But I’m making the best of the situation, which is progress. I’m not harboring any illusions that I’m going to be able to magically transform my life through abject obedience to task-masters, and I’m going to just enjoy things as they are, for what they are. I’m going to get what I can out of the circumstances, having some thorough travel experiences, and learning what I can along the way. It’s all a learning opportunity, resentments aside. It’s a chance for me to step outside my everyday life and see what I can make of things. It’s not going to be forever. So, I might as well enjoy it now.
I’m just going to BE here — all here. And see what comes of it. The older I get, the more precious life is to me. Everyday life. Boring old life. Regular life. It’s just so fascinating, the more I know about what all goes into making it everyday and boring and regular. It’s not run-of-the-mill at all. It’s nothing short of a miracle.
So, in pursuit of my own miracles, I’m getting myself set up properly, so I have all the tools to make the most of my trip. I have a checklist I follow for what to take, and what NOT to take. The last time I went, I did not take my personal tablet, because A) I didn’t have a keyboard for it, so I thought it would be of limited use to me, and B) I didn’t think I’d need it. I was wrong on both counts. I could have really used my tablet on the last trip, if only to do some personal work and have a connection with my own world, where I didn’t have to rely on my work-issued devices for contact with MY world.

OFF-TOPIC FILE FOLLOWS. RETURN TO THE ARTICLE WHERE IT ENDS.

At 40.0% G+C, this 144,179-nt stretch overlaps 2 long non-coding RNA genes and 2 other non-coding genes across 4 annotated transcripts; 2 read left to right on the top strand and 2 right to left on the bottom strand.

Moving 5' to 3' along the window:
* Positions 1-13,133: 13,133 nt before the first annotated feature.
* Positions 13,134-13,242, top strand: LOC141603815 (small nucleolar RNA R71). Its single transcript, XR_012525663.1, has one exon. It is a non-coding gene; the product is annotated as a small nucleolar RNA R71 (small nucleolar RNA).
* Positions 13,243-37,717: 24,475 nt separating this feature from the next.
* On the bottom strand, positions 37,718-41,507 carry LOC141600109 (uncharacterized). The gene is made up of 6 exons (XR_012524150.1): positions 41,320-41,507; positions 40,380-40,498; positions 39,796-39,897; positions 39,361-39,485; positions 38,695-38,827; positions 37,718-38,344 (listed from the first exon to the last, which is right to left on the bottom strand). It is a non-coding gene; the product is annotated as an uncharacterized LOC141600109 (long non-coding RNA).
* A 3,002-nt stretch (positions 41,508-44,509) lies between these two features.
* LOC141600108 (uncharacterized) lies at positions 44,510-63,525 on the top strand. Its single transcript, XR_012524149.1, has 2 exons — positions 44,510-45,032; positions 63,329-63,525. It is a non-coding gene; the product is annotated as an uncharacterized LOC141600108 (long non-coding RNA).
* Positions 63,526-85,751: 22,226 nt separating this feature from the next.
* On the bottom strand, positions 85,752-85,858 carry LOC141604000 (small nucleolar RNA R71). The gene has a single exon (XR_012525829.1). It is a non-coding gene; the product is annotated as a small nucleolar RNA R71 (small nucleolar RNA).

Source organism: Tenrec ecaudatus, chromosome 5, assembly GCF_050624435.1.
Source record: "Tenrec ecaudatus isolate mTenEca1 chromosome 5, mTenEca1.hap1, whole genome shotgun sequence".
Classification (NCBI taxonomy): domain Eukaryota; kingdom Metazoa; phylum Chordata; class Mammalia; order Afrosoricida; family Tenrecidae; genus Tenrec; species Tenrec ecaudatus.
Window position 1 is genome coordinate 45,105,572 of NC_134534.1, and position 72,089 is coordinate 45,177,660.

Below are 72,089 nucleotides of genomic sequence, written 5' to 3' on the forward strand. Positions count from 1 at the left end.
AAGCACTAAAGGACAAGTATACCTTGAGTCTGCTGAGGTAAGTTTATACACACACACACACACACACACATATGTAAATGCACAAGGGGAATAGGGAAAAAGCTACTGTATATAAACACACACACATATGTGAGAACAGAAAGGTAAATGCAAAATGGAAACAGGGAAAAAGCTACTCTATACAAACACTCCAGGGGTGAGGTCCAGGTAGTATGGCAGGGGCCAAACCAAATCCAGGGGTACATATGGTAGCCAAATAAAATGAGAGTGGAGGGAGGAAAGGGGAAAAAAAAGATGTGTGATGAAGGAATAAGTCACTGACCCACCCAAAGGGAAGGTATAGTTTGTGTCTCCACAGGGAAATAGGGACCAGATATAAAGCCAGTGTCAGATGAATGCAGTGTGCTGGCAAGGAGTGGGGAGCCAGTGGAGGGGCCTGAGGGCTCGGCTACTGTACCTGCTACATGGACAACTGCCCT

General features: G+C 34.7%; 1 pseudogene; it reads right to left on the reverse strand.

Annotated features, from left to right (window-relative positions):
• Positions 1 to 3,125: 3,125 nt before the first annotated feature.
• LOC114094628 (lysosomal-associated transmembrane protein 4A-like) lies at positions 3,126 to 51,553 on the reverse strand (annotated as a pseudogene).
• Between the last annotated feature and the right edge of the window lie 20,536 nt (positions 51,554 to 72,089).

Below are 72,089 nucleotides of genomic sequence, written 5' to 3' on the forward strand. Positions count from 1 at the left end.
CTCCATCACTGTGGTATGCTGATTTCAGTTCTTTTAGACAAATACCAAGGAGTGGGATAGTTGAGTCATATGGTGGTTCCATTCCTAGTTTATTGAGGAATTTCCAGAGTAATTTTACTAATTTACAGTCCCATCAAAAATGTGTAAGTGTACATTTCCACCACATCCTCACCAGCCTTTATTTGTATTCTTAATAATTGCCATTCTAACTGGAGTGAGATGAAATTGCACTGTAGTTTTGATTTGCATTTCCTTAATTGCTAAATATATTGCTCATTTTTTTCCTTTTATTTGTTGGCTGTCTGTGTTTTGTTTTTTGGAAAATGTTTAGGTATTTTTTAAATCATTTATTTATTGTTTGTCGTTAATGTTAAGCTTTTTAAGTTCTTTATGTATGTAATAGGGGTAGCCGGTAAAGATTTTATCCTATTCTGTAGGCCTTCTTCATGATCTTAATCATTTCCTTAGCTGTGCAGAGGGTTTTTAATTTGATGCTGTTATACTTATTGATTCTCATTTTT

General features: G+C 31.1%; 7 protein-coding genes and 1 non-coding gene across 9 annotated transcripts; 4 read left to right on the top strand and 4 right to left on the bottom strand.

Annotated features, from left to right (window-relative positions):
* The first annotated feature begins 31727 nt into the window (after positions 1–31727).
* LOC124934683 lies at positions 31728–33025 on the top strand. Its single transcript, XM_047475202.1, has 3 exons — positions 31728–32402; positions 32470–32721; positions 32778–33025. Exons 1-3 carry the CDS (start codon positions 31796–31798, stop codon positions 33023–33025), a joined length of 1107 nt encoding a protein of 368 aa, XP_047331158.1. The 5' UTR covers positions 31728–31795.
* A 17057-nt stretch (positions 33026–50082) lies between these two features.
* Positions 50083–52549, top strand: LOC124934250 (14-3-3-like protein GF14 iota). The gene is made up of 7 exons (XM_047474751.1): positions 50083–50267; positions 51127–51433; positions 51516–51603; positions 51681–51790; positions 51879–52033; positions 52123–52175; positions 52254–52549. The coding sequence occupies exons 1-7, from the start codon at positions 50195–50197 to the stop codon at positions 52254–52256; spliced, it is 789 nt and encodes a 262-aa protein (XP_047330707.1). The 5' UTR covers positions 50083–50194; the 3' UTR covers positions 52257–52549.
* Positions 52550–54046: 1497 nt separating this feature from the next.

I learned my lesson from that experience. It was so dreary and limiting, to not have any personal contact with my world, but to have to go through my work devices for everything… to not be able to blog or look at my personal email, to have to work around all the policies and limitations on personal use of work equipment.
This time, I am taking my own personal tablet with its new keyboard. I am going to spend time writing and also collecting notes and observations from my travels. I’ll have time at the airport and on the plane to do some reading and writing, which is good. It’s all good.
I have really noticed that since I’ve gotten back to reading, I am feeling much better about myself and my life. Ironically, having a way to escape the pressures of the day-to-day makes me feel so much more better about tackling those pressures. Even if I just read for a little bit each day, it soothes me and it gets me out of my own head.
Writing helps me, as well, because it gives me some distance from my “problems” and it helps me put things in perspective. It also helps me organize my thoughts — I can tell a huge difference between how I was processing information five years ago, and how I’m processing it now. I’m much better at staying on topic, and I’m much better at getting some distance. When I can’t get distance, I end up running away from everything in my mind, distracting myself and keeping myself busy and occupied with any old crap that comes along.
By giving me a way to think through my life in an organized fashion, this blog has helped me tremendously.
It keeps me involved in my own life, as I think through the details of my life.
It keeps me all here.
So, today, it’s steady-on. I have a short list of things I need to do, to prepare for my trip. I’ve already done a bunch of things to prepare, so I have a more civilized approach this weekend. If I get some of these little to-do items out of the way, first thing, then I can kick back the rest of the day and just relax, which is cool. This is my new thing – doing things ahead of time, so I have big chunks of free time later on, when the Must-Do items aren’t hanging over my head. I have been a chronic procrastinator for a long, long time, but now I “get” the value of clearing my plate and clearing my slate, so I have free and open space to think and just BE.